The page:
It’s a case of Romeo seeking Juliet. He has been called “the loneliest frog in the world.” His name is Romeo, and he’s a Sehuencas water frog (Telmatobius yuracare). He may be the only one left.
Sehuencas water frogs lived in the subtropical and tropical areas of Bolivia. Romeo has lived in the Cochabamba Natural History Museum in Bolivia for the past ten years. No Sehuencas water frogs have been seen in the wild since 2008. Their life expectancy is up to 15 years, and that means Romeo’s time for finding a mate is limited. Unless he can find a mate, the species will probably become extinct.
Because of this emergency situation, Global Wildlife Conservation and the Bolivian Amphibian Initiative have taken matters into their own hands. They have teamed up with the dating site Match.com to find a mate for this lonely frog. Actually, it is doubtful that any female Sehuencas water frogs–if there are any–will see Romeo’s posting on Match. However, the groups are hoping to raise awareness and to raise $15,000 by Valentine’s Day to launch expeditions into the areas where these frogs formerly lived in the hope of finding a mate for Romeo.
The story of Romeo seeking Juliet has gone on for years. When Romeo was a young frog, he sent out mating calls with no response. Those calls have slowed down in recent years. In Romeo’s Match listing he says, “I’m a pretty simple guy. I tend to keep to myself and love spending nights at home.” His status is shown as, “Never married.” He concludes with the statement, “So, if you believe in love and want to help an old frog out, please donate to my cause.”
Almut Kelber is a sensory biologist at Lund University in Sweden. For many years Dr. Kelber has been studying the super night-vision in frogs that allows them to hunt and move about in extremely low light levels.
In the August/September issue of National Wildlife (page 10) the group that Dr. Kelber leads reports that amphibians have unique rods or photoreceptor cells in their retinas that are not found in any other vertebrates. These receptors allow frogs not only to see in the dark but to see colors in extreme darkness. Humans can’t distinguish colors in low light, but frogs can see colors in light levels where human eyes would not see anything at all. Dr. Kelber did not expect to find that “these animals can see color in extreme darkness, down to the absolute threshold of the visual system.”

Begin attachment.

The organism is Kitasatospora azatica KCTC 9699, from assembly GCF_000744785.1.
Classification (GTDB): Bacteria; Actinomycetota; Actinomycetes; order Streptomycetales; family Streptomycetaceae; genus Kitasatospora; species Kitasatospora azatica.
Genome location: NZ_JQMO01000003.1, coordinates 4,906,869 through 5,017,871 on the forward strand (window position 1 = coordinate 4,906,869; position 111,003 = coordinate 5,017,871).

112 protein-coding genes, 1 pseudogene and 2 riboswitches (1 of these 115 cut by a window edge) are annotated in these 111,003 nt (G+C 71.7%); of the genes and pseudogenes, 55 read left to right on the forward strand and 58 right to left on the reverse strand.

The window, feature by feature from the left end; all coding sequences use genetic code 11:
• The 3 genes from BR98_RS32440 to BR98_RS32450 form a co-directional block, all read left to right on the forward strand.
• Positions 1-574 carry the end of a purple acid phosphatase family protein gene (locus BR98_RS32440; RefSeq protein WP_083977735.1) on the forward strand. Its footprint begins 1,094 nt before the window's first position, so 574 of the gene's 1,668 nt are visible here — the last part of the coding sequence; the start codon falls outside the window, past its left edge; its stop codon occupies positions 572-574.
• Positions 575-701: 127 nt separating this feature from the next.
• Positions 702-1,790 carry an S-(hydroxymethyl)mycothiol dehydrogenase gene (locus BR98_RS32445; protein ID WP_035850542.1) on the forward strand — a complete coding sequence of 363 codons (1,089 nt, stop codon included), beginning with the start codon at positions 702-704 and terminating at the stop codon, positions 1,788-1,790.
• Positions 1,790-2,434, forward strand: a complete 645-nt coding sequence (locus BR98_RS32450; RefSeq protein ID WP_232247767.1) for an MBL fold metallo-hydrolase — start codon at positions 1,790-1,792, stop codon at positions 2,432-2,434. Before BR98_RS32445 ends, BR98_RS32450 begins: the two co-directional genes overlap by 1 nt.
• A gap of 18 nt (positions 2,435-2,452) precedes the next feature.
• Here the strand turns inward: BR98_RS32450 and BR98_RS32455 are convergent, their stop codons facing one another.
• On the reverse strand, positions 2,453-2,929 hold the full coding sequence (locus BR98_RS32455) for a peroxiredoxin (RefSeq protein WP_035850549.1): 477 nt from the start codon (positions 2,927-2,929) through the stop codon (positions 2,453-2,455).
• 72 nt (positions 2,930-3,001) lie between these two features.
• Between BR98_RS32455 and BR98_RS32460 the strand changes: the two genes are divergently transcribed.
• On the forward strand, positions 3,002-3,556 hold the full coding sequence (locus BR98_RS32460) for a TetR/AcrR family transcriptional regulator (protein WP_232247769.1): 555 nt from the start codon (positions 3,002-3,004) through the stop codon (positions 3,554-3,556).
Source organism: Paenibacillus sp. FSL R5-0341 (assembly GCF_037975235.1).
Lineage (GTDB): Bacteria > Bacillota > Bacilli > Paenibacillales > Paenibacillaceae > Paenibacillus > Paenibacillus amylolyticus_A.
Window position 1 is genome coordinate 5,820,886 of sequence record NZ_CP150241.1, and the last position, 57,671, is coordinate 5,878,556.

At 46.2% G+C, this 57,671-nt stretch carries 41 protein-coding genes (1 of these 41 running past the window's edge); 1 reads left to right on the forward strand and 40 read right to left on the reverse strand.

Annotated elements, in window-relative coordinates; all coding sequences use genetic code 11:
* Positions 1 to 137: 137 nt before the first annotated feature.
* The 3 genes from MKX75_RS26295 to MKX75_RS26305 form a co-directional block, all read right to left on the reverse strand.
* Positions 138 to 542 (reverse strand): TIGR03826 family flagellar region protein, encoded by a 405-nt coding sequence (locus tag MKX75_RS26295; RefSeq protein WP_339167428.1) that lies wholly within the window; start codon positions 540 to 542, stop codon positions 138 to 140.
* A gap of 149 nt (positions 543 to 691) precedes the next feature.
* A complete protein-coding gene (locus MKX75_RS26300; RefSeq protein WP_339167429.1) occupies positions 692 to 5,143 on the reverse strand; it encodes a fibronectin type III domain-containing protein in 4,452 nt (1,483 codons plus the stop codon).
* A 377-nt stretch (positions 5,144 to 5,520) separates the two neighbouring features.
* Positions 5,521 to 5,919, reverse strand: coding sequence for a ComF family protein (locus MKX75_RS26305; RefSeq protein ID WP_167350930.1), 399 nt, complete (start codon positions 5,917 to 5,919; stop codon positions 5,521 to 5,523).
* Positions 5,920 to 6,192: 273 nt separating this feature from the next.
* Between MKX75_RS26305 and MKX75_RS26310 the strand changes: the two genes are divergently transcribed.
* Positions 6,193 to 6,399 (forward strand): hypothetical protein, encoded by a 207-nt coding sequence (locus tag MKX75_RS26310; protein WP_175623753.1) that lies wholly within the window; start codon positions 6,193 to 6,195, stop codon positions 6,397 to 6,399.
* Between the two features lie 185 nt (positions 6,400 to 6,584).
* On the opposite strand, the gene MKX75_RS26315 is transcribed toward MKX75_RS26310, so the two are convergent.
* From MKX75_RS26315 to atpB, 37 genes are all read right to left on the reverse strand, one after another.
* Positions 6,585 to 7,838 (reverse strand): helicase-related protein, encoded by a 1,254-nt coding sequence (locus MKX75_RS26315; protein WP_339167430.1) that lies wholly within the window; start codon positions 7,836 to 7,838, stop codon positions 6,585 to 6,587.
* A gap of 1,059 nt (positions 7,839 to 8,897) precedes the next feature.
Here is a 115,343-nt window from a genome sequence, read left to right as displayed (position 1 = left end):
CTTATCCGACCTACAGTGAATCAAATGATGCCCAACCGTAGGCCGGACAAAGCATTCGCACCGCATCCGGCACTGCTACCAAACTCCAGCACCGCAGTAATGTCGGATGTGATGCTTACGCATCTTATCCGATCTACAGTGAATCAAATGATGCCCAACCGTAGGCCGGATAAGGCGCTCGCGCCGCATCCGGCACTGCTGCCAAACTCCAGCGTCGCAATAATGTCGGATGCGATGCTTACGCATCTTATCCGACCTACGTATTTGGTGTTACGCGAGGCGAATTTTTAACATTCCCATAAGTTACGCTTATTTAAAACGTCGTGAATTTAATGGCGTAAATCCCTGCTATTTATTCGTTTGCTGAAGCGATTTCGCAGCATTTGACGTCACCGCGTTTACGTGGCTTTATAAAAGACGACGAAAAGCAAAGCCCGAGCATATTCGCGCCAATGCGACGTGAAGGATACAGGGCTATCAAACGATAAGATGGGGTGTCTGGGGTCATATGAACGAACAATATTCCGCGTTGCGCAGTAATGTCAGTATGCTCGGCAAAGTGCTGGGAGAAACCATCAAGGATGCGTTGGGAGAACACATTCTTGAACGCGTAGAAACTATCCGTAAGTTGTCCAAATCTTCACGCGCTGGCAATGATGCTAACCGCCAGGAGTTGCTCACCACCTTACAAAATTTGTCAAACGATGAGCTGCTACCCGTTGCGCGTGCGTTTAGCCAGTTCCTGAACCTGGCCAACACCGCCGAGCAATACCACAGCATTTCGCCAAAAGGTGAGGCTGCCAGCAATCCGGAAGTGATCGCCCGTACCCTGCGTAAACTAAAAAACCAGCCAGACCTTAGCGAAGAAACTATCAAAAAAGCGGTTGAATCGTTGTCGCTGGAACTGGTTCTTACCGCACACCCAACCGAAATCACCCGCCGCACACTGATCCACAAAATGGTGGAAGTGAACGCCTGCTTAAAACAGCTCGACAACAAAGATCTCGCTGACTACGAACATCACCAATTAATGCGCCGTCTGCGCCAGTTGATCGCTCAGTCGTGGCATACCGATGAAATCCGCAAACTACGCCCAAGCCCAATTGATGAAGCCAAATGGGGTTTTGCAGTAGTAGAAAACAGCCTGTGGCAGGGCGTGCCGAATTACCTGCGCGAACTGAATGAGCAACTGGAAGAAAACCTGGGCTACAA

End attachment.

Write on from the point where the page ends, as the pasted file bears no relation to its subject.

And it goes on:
Over and over we see specific equipment built into living things that allows them to survive in their environment, defend themselves against predators, and find unique access to food. You can believe that this is a simple trial and error situation, where having the equipment promotes survival and not having the equipment is lethal. Or you can believe that an intelligence designed and engineered these structures to allow our planet to be a unique oasis of life.
One of the children’s books that we have in our children’s series is on Frogs and Toads. Re-reading that little book written at a child’s level motivated me to look into some of the unusual things about these amphibians. Of the 7,537 species of amphibians, 6,631 are frogs and toads. One thing some creationists have not considered is that if you interpret “kinds” in the Bible to refer to species, you have many problems explaining how you get 6,631 species of frogs on Noah’s ark. The point is that the Old Testament Hebrew word “min” (translated “kinds” in most translations of the Bible) is not the same as the English word “species.” “Kind” has a much broader meaning. We find the same concept of “kinds” in the New Testament. In 1 Corinthians 15:39 the writer tells us that there are four kinds of flesh, the flesh of men, of beasts, of fishes, and of birds. We would suggest that changes due to environmental pressures have caused frogs to speciate to enable them to adapt to their individual environments. Frogs living in trees don’t need the same equipment functioning in the same way as frogs in a pond, in a sand dune, or in a cold place. This factual evolution is seen in most animals, but very clearly in the frogs. We still have much to learn about this. Toads and frogs have an organ called a “Bidder’s organ.” The purpose of this organ is unknown. It is present in all toads in early development but only in the males in adulthood.